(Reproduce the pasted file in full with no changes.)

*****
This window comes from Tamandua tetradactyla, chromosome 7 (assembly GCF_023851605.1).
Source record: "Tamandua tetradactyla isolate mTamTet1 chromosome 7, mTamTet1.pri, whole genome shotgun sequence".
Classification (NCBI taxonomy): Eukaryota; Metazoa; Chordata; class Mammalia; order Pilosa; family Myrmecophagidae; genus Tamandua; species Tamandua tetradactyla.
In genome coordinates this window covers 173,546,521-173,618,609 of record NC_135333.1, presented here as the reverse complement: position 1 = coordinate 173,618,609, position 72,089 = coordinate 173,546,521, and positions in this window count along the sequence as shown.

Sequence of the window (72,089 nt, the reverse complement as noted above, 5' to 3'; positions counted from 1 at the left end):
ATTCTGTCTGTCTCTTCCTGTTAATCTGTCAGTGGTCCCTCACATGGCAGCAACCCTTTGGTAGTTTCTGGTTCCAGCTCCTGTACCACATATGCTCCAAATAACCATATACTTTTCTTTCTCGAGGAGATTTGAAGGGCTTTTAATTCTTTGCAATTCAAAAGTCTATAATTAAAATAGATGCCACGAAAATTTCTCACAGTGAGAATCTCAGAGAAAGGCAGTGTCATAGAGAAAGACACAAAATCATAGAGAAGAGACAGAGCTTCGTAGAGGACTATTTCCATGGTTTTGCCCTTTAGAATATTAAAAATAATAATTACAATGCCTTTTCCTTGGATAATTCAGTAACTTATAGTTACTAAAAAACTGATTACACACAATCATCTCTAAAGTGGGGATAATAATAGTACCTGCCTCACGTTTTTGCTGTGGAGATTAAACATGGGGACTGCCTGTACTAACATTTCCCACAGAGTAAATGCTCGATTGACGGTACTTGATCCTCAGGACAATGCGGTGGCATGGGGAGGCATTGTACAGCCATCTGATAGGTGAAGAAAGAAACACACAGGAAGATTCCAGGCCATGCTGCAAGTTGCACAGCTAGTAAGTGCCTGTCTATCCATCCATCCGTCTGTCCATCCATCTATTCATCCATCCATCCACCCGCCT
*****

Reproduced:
This window comes from Tamandua tetradactyla, chromosome 7 (assembly GCF_023851605.1).
Source record: "Tamandua tetradactyla isolate mTamTet1 chromosome 7, mTamTet1.pri, whole genome shotgun sequence".
Classification (NCBI taxonomy): Eukaryota; Metazoa; Chordata; class Mammalia; order Pilosa; family Myrmecophagidae; genus Tamandua; species Tamandua tetradactyla.
In genome coordinates this window covers 173,546,521-173,618,609 of record NC_135333.1, presented here as the reverse complement: position 1 = coordinate 173,618,609, position 72,089 = coordinate 173,546,521, and positions in this window count along the sequence as shown.

Sequence of the window (72,089 nt, the reverse complement as noted above, 5' to 3'; positions counted from 1 at the left end):
ATTCTGTCTGTCTCTTCCTGTTAATCTGTCAGTGGTCCCTCACATGGCAGCAACCCTTTGGTAGTTTCTGGTTCCAGCTCCTGTACCACATATGCTCCAAATAACCATATACTTTTCTTTCTCGAGGAGATTTGAAGGGCTTTTAATTCTTTGCAATTCAAAAGTCTATAATTAAAATAGATGCCACGAAAATTTCTCACAGTGAGAATCTCAGAGAAAGGCAGTGTCATAGAGAAAGACACAAAATCATAGAGAAGAGACAGAGCTTCGTAGAGGACTATTTCCATGGTTTTGCCCTTTAGAATATTAAAAATAATAATTACAATGCCTTTTCCTTGGATAATTCAGTAACTTATAGTTACTAAAAAACTGATTACACACAATCATCTCTAAAGTGGGGATAATAATAGTACCTGCCTCACGTTTTTGCTGTGGAGATTAAACATGGGGACTGCCTGTACTAACATTTCCCACAGAGTAAATGCTCGATTGACGGTACTTGATCCTCAGGACAATGCGGTGGCATGGGGAGGCATTGTACAGCCATCTGATAGGTGAAGAAAGAAACACACAGGAAGATTCCAGGCCATGCTGCAAGTTGCACAGCTAGTAAGTGCCTGTCTATCCATCCATCCGTCTGTCCATCCATCTATTCATCCATCCATCCACCCGCCT